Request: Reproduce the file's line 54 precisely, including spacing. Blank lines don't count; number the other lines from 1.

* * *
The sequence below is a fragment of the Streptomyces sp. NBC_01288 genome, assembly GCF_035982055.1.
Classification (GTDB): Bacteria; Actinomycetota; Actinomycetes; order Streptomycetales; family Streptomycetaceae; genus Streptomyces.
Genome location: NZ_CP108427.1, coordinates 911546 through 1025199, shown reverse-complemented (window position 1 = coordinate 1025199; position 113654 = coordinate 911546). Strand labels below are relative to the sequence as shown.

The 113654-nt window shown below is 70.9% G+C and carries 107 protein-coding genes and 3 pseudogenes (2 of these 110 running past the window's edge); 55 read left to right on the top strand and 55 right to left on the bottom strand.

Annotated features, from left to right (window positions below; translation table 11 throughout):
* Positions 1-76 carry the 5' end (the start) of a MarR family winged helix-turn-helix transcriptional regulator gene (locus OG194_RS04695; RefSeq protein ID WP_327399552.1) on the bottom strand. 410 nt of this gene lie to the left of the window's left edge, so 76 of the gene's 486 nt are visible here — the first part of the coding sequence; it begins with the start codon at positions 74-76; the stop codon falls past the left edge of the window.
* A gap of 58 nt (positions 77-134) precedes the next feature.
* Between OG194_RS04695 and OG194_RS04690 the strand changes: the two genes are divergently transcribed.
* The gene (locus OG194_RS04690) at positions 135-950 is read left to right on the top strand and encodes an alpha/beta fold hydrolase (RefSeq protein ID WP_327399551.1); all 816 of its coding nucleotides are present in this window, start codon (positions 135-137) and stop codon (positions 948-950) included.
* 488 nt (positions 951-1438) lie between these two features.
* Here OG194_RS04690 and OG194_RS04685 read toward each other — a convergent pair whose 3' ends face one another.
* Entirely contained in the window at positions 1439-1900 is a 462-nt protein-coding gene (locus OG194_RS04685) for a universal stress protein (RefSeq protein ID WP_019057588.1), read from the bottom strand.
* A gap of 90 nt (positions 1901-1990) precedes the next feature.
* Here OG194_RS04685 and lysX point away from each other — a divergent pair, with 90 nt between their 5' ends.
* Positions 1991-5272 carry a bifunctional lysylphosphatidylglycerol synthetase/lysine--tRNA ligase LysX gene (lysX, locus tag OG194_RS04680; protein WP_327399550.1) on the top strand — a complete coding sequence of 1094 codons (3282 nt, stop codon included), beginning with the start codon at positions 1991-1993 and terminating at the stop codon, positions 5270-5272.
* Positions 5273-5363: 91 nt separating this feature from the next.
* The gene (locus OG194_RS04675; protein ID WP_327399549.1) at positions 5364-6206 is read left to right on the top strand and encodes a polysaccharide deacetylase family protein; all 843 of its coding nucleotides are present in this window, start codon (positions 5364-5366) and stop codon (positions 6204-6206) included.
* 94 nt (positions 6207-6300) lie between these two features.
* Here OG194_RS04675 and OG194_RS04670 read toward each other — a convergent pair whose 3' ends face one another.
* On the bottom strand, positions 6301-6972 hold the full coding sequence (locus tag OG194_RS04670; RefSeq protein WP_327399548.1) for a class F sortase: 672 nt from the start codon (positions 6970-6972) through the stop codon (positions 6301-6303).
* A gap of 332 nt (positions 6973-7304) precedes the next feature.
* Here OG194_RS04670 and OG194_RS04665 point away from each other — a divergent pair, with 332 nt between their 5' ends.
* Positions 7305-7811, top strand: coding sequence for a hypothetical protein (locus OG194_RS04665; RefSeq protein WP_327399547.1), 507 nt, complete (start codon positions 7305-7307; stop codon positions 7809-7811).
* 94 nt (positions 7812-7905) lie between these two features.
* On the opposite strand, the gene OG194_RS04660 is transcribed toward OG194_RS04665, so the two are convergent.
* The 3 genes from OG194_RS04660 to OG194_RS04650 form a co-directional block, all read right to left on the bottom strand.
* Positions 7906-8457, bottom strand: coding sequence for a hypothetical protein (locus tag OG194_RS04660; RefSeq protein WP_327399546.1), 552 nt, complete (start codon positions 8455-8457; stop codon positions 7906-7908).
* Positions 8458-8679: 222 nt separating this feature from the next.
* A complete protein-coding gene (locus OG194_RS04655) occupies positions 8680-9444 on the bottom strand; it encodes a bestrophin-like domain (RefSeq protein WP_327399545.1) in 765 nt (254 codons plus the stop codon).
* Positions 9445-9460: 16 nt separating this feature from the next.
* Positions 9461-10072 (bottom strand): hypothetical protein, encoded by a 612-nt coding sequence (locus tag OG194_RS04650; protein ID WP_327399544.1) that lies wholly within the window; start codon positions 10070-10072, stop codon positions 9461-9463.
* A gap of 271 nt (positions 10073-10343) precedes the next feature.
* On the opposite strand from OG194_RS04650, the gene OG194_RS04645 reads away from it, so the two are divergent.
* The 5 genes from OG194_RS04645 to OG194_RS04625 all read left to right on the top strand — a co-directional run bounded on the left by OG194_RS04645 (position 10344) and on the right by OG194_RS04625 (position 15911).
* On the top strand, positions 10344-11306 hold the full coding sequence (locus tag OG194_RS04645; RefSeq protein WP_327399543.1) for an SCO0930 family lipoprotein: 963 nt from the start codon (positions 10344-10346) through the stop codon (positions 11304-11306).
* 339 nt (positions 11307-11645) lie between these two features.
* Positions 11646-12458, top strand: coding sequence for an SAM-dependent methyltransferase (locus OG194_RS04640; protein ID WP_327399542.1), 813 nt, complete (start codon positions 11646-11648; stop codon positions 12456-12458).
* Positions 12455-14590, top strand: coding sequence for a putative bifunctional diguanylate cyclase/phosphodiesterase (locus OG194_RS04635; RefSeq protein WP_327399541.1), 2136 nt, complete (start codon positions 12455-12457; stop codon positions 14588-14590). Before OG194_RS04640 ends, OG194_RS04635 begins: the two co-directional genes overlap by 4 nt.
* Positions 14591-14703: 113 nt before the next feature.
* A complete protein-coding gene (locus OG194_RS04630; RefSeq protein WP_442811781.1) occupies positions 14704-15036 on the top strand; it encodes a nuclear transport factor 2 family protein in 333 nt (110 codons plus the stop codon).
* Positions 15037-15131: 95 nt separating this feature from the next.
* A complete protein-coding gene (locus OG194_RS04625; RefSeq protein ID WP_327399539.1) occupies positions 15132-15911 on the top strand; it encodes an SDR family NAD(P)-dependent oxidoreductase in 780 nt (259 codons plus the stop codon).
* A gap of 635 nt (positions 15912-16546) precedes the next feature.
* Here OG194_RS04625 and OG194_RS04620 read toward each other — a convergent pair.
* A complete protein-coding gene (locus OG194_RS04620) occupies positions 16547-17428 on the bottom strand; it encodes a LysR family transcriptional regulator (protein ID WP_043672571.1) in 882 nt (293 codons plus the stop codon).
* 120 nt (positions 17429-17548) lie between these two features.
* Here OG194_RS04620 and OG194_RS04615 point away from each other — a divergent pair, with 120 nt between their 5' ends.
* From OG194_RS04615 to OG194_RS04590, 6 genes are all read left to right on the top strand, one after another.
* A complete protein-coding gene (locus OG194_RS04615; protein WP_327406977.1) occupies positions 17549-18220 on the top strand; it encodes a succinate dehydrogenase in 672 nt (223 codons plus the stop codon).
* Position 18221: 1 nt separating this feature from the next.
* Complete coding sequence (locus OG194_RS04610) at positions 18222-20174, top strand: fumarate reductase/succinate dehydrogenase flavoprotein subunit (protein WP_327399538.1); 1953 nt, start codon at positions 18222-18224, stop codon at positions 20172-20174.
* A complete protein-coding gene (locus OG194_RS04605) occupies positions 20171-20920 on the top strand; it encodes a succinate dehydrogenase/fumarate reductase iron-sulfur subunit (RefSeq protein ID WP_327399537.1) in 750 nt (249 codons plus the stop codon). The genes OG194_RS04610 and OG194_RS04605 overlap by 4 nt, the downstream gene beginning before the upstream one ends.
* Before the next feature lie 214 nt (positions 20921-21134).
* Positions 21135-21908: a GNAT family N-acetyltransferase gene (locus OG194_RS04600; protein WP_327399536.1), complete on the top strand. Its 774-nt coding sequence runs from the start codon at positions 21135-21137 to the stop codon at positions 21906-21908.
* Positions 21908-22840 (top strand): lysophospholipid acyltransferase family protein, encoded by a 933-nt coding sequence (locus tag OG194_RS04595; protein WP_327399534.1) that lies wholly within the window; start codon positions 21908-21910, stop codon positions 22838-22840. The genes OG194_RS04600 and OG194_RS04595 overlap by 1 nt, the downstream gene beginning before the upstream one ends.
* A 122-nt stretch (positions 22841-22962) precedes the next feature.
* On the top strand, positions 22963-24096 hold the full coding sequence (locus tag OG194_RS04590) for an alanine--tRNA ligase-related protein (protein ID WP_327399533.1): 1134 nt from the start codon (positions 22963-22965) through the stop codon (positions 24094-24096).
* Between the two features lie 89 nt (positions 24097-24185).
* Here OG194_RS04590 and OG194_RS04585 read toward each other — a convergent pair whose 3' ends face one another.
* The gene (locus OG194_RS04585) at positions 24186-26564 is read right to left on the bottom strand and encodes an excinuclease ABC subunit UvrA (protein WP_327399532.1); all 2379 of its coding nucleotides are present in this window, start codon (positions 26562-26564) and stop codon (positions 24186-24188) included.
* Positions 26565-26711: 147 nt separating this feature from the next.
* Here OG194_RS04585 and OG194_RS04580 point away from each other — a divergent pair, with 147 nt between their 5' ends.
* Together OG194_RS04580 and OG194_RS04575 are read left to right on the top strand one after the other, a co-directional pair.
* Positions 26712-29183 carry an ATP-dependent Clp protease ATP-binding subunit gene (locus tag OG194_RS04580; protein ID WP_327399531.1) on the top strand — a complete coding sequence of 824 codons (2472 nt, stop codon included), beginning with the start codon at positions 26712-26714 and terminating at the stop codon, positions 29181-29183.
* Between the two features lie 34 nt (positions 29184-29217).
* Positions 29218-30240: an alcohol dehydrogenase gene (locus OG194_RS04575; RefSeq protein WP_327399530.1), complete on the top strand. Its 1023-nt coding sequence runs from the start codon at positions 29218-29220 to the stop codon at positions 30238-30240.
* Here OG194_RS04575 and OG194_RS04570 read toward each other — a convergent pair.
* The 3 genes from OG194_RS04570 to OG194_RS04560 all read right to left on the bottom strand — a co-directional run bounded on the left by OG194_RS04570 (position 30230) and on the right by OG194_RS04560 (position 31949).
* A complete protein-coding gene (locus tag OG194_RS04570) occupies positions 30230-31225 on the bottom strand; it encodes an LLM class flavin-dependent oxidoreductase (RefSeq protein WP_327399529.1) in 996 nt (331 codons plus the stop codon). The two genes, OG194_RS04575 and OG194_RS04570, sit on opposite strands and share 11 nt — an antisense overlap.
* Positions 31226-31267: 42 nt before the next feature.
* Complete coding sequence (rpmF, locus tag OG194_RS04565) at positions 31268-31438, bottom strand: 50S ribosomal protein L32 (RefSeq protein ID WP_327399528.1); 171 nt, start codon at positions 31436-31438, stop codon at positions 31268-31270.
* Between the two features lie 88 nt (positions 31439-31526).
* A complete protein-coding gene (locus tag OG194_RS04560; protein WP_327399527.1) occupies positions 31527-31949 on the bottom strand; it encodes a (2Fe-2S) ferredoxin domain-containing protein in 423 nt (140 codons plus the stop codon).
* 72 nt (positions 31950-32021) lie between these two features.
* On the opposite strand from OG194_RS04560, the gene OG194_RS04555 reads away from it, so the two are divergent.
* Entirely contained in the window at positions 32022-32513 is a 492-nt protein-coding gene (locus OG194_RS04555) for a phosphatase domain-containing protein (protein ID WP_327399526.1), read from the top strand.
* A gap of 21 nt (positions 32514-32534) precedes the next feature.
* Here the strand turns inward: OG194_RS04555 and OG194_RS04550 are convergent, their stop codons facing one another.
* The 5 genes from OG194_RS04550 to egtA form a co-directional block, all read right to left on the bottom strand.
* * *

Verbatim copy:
* Positions 21135-21908: a GNAT family N-acetyltransferase gene (locus OG194_RS04600; protein WP_327399536.1), complete on the top strand. Its 774-nt coding sequence runs from the start codon at positions 21135-21137 to the stop codon at positions 21906-21908.